I wish I could tell you that WWII veteran Paul Sedelmeyer stormed the beaches at Normandy or shivered in the snow during the Battle of the Bulge. But like many of the young men who enlisted to answer the attack on Pearl Harbor, Sedelmeyer was stationed stateside. He was a Navy man, a crewman on a blimp. Only one American blimp was shot down during WWII. Safe duty, so why should we concern ourselves with Seaman First Class Sedelmeyer on Memorial Day?
Most Americans, even those alive during WWII, do not realize the threat that German submarines posed to our security. They sank American ships near our shores, the explosions sometimes so close that coastal residents felt the shock. On occasion, the subs surfaced at night to slip spies into our country.
Blimps patrolled the Atlantic and Gulf coastlines in an attempt to spot and sink the deadly craft. Deploying depth charges, the crew called in air and sea support to finish the job. Blimp duty, however, was not without its dangers.
Coming off patrol toward their base in Galveston, the crew of Sedelmeyer’s blimp lost their bearings during a sprawling storm. Hopelessly off course, running low on fuel, the crew circled tiny Kosciusko, Mississippi, dropping flares through the night. When daylight broke, the crewmen managed to communicate their distress to the puzzled citizenry. Folks thereabouts still talk about the rescue.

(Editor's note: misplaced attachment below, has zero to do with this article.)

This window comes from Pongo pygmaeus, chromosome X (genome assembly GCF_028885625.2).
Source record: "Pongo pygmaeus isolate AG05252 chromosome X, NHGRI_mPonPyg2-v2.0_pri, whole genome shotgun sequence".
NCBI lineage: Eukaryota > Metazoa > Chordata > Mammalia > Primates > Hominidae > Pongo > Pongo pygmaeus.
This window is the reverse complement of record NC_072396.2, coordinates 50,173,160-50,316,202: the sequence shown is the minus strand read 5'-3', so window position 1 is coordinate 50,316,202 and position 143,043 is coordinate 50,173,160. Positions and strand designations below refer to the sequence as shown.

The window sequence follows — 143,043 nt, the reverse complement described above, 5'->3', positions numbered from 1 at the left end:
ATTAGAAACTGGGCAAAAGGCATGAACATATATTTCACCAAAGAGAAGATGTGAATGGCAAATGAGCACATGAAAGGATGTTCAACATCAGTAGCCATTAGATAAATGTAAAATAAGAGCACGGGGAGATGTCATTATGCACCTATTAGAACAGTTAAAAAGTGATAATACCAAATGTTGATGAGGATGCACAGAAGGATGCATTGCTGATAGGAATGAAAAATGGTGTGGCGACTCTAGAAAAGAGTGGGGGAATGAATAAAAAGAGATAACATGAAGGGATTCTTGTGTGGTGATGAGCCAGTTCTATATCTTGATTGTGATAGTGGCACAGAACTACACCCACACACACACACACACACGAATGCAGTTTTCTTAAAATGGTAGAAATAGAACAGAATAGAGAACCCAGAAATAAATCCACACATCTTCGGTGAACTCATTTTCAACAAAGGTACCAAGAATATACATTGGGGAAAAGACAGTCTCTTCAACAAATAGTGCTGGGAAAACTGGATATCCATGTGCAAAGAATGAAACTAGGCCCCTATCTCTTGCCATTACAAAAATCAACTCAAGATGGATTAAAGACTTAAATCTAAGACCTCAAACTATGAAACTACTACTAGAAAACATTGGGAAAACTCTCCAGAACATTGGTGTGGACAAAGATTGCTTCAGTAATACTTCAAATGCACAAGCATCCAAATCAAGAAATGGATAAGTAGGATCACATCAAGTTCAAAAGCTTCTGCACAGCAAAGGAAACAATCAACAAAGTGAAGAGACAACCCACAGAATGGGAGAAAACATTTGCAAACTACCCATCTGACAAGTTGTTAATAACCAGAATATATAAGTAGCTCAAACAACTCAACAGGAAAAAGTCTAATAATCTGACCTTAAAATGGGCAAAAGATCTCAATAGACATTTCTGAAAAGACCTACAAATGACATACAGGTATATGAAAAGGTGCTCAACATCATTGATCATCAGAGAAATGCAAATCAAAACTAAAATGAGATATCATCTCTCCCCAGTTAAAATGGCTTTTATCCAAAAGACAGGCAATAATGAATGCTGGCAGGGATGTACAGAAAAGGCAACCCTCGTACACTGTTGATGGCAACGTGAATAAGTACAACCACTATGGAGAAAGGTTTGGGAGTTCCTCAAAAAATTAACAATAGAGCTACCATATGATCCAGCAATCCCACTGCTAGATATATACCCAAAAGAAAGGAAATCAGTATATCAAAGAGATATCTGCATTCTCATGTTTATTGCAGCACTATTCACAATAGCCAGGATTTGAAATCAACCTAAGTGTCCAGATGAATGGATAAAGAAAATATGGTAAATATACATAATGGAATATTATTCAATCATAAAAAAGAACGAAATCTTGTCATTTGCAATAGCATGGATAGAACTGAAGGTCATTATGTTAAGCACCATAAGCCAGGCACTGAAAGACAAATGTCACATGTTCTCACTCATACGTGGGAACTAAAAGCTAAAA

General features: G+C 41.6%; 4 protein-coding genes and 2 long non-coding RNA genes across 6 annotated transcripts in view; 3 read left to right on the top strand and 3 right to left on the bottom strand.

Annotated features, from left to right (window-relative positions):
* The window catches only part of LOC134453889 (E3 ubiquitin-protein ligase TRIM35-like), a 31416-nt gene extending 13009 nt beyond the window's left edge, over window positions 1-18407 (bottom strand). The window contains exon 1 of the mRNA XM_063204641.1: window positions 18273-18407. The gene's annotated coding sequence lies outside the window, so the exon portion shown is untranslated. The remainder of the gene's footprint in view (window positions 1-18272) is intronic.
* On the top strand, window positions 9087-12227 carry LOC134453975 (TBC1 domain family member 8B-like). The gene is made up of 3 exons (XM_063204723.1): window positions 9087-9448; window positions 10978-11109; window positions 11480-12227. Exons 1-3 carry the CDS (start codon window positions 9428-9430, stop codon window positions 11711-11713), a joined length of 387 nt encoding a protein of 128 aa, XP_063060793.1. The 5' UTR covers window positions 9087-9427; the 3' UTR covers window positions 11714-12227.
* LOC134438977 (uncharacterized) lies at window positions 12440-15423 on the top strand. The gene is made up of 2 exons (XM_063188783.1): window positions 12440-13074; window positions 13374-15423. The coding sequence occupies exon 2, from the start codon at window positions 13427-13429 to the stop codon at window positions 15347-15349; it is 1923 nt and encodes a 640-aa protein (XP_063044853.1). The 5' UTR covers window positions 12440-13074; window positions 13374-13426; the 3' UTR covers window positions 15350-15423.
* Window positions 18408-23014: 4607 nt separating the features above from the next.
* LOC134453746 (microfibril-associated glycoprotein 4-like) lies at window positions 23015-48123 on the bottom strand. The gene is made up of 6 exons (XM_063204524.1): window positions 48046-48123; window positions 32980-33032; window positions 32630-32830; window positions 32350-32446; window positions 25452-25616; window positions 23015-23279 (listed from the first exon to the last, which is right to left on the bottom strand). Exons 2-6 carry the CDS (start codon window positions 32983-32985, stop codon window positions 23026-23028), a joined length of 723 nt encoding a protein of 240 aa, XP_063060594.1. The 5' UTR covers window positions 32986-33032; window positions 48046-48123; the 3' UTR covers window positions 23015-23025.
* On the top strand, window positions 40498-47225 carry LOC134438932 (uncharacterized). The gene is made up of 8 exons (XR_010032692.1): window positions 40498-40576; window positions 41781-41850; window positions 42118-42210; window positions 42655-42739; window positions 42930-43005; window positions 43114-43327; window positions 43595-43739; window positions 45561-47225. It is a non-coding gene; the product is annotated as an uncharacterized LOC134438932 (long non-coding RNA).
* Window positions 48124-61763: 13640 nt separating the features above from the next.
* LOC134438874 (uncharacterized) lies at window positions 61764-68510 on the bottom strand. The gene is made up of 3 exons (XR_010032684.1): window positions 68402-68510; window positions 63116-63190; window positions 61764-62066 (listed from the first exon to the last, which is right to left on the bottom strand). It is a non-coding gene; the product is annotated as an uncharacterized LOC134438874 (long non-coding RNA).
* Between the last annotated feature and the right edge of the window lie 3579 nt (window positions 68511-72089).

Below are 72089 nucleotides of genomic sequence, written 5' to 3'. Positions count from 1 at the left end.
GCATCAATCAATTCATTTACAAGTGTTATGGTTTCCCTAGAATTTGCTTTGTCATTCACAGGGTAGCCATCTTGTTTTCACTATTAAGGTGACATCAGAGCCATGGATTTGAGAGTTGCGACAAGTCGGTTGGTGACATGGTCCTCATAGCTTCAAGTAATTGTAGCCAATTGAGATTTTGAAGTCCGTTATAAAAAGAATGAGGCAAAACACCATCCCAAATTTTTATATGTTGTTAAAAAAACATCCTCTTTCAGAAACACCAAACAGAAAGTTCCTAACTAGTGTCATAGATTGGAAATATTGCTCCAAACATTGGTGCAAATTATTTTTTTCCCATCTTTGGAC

In September of 2013, Sedelmeyer joined dozens of fellow WWII veterans on an Honor Flight to Washington, D.C. Honor Flights seek to show appreciation to our war veterans with all-expense-paid trips to D.C. to visit their memorials. Like Paul, these men returned from war, took up the tools of commerce and rebuilt a nation. They rarely spoke of their war experiences. But in 2004, when the WWII Memorial opened on a sweep of lawn near the Washington Monument, something loosened in their hearts.
They crept humbly among the soaring columns, the broad pavilions and dancing fountains. School children asked for their autographs. Strangers stooped beside their wheelchairs to say thank you. Generals, sharp and square-shouldered in their dress uniforms, took their hands and spoke words of gratitude, warrior to warrior.
Amazed by the appreciation, they spoke for the first time of memories long buried.
When Honor Flight delivered Paul back to his family, he was bubbling with enthusiasm. In the ensuing months, he could speak of nothing but his experiences in D.C. He proudly displayed his Honor Flight T-shirt in a place of prominence, pointing it out to all who visited.
Paul was a fit 91 in February, busy with his involvement in the community. Putting away his tools after helping a neighbor, he fell and hit his head on the pavement. Within days he died.
On Memorial Day, or any day, we’re often shy about approaching a stranger to extend a hand and say “thank you for defending our country.” But our words flow like sweet music into the ears of our warriors. Our gratitude affirms the significance of their sacrifice, warming their hearts long after the encounter.
Rarely can we point to proof of this truth, but sometimes we are given a glimpse. It came during Paul Sedelmeyer’s funeral. Just before the lid of his casket was closed forever, Paul’s family slipped something inside.
It was his Honor Flight T-shirt.